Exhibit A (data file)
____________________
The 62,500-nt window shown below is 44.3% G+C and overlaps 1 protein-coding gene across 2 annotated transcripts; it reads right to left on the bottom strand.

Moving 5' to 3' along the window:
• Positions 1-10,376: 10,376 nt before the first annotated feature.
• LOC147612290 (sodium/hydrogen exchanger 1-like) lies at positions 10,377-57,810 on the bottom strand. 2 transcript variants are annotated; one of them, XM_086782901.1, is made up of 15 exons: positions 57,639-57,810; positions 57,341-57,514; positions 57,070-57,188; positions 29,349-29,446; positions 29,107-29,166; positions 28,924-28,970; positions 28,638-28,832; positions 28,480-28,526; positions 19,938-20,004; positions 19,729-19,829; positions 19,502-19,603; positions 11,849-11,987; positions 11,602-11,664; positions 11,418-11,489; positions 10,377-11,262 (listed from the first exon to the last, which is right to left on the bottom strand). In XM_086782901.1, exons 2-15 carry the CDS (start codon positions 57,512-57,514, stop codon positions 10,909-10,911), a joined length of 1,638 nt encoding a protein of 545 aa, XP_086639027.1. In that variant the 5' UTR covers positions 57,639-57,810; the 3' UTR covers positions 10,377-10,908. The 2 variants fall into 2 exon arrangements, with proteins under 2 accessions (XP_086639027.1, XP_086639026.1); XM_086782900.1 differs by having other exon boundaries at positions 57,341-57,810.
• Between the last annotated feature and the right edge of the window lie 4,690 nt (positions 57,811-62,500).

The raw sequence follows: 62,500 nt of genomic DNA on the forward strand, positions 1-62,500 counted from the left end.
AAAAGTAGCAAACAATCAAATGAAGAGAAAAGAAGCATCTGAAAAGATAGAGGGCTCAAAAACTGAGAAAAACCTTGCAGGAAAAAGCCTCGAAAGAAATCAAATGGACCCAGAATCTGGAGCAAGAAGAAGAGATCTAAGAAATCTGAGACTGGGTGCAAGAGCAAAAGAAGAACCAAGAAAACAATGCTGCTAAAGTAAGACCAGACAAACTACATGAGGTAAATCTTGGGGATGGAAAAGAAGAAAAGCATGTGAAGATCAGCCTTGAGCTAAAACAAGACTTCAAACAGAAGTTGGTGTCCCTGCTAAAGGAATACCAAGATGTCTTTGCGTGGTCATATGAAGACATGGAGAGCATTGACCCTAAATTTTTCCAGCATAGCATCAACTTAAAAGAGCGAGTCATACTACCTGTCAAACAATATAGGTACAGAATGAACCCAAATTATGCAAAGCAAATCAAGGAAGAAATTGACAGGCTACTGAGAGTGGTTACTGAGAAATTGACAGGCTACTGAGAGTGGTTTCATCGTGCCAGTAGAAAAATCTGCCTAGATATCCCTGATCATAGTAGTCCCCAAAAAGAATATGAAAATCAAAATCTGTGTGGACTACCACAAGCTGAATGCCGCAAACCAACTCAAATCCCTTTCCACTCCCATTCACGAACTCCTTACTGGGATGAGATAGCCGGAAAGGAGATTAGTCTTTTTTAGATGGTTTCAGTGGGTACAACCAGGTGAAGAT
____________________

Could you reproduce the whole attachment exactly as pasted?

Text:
The 62,500-nt window shown below is 44.3% G+C and overlaps 1 protein-coding gene across 2 annotated transcripts; it reads right to left on the bottom strand.

Moving 5' to 3' along the window:
• Positions 1-10,376: 10,376 nt before the first annotated feature.
• LOC147612290 (sodium/hydrogen exchanger 1-like) lies at positions 10,377-57,810 on the bottom strand. 2 transcript variants are annotated; one of them, XM_086782901.1, is made up of 15 exons: positions 57,639-57,810; positions 57,341-57,514; positions 57,070-57,188; positions 29,349-29,446; positions 29,107-29,166; positions 28,924-28,970; positions 28,638-28,832; positions 28,480-28,526; positions 19,938-20,004; positions 19,729-19,829; positions 19,502-19,603; positions 11,849-11,987; positions 11,602-11,664; positions 11,418-11,489; positions 10,377-11,262 (listed from the first exon to the last, which is right to left on the bottom strand). In XM_086782901.1, exons 2-15 carry the CDS (start codon positions 57,512-57,514, stop codon positions 10,909-10,911), a joined length of 1,638 nt encoding a protein of 545 aa, XP_086639027.1. In that variant the 5' UTR covers positions 57,639-57,810; the 3' UTR covers positions 10,377-10,908. The 2 variants fall into 2 exon arrangements, with proteins under 2 accessions (XP_086639027.1, XP_086639026.1); XM_086782900.1 differs by having other exon boundaries at positions 57,341-57,810.
• Between the last annotated feature and the right edge of the window lie 4,690 nt (positions 57,811-62,500).

The raw sequence follows: 62,500 nt of genomic DNA on the forward strand, positions 1-62,500 counted from the left end.
AAAAGTAGCAAACAATCAAATGAAGAGAAAAGAAGCATCTGAAAAGATAGAGGGCTCAAAAACTGAGAAAAACCTTGCAGGAAAAAGCCTCGAAAGAAATCAAATGGACCCAGAATCTGGAGCAAGAAGAAGAGATCTAAGAAATCTGAGACTGGGTGCAAGAGCAAAAGAAGAACCAAGAAAACAATGCTGCTAAAGTAAGACCAGACAAACTACATGAGGTAAATCTTGGGGATGGAAAAGAAGAAAAGCATGTGAAGATCAGCCTTGAGCTAAAACAAGACTTCAAACAGAAGTTGGTGTCCCTGCTAAAGGAATACCAAGATGTCTTTGCGTGGTCATATGAAGACATGGAGAGCATTGACCCTAAATTTTTCCAGCATAGCATCAACTTAAAAGAGCGAGTCATACTACCTGTCAAACAATATAGGTACAGAATGAACCCAAATTATGCAAAGCAAATCAAGGAAGAAATTGACAGGCTACTGAGAGTGGTTACTGAGAAATTGACAGGCTACTGAGAGTGGTTTCATCGTGCCAGTAGAAAAATCTGCCTAGATATCCCTGATCATAGTAGTCCCCAAAAAGAATATGAAAATCAAAATCTGTGTGGACTACCACAAGCTGAATGCCGCAAACCAACTCAAATCCCTTTCCACTCCCATTCACGAACTCCTTACTGGGATGAGATAGCCGGAAAGGAGATTAGTCTTTTTTAGATGGTTTCAGTGGGTACAACCAGGTGAAGAT